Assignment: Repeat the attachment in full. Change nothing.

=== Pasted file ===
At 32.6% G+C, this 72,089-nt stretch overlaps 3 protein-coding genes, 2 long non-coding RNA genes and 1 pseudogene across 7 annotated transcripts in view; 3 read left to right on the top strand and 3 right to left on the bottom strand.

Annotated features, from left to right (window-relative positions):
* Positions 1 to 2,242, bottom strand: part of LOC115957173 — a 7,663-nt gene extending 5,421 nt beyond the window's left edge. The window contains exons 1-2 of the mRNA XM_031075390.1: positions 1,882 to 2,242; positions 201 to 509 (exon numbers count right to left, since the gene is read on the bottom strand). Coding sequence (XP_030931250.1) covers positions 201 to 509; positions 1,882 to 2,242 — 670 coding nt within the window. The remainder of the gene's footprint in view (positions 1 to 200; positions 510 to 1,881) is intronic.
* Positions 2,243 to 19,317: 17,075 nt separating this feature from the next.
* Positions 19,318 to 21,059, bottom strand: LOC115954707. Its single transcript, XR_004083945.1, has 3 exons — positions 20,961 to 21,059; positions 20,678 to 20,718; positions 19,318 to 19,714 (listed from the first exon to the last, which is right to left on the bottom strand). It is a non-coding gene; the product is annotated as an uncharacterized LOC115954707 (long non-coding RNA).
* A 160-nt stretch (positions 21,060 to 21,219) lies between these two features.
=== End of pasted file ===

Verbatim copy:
At 32.6% G+C, this 72,089-nt stretch overlaps 3 protein-coding genes, 2 long non-coding RNA genes and 1 pseudogene across 7 annotated transcripts in view; 3 read left to right on the top strand and 3 right to left on the bottom strand.

Annotated features, from left to right (window-relative positions):
* Positions 1 to 2,242, bottom strand: part of LOC115957173 — a 7,663-nt gene extending 5,421 nt beyond the window's left edge. The window contains exons 1-2 of the mRNA XM_031075390.1: positions 1,882 to 2,242; positions 201 to 509 (exon numbers count right to left, since the gene is read on the bottom strand). Coding sequence (XP_030931250.1) covers positions 201 to 509; positions 1,882 to 2,242 — 670 coding nt within the window. The remainder of the gene's footprint in view (positions 1 to 200; positions 510 to 1,881) is intronic.
* Positions 2,243 to 19,317: 17,075 nt separating this feature from the next.
* Positions 19,318 to 21,059, bottom strand: LOC115954707. Its single transcript, XR_004083945.1, has 3 exons — positions 20,961 to 21,059; positions 20,678 to 20,718; positions 19,318 to 19,714 (listed from the first exon to the last, which is right to left on the bottom strand). It is a non-coding gene; the product is annotated as an uncharacterized LOC115954707 (long non-coding RNA).
* A 160-nt stretch (positions 21,060 to 21,219) lies between these two features.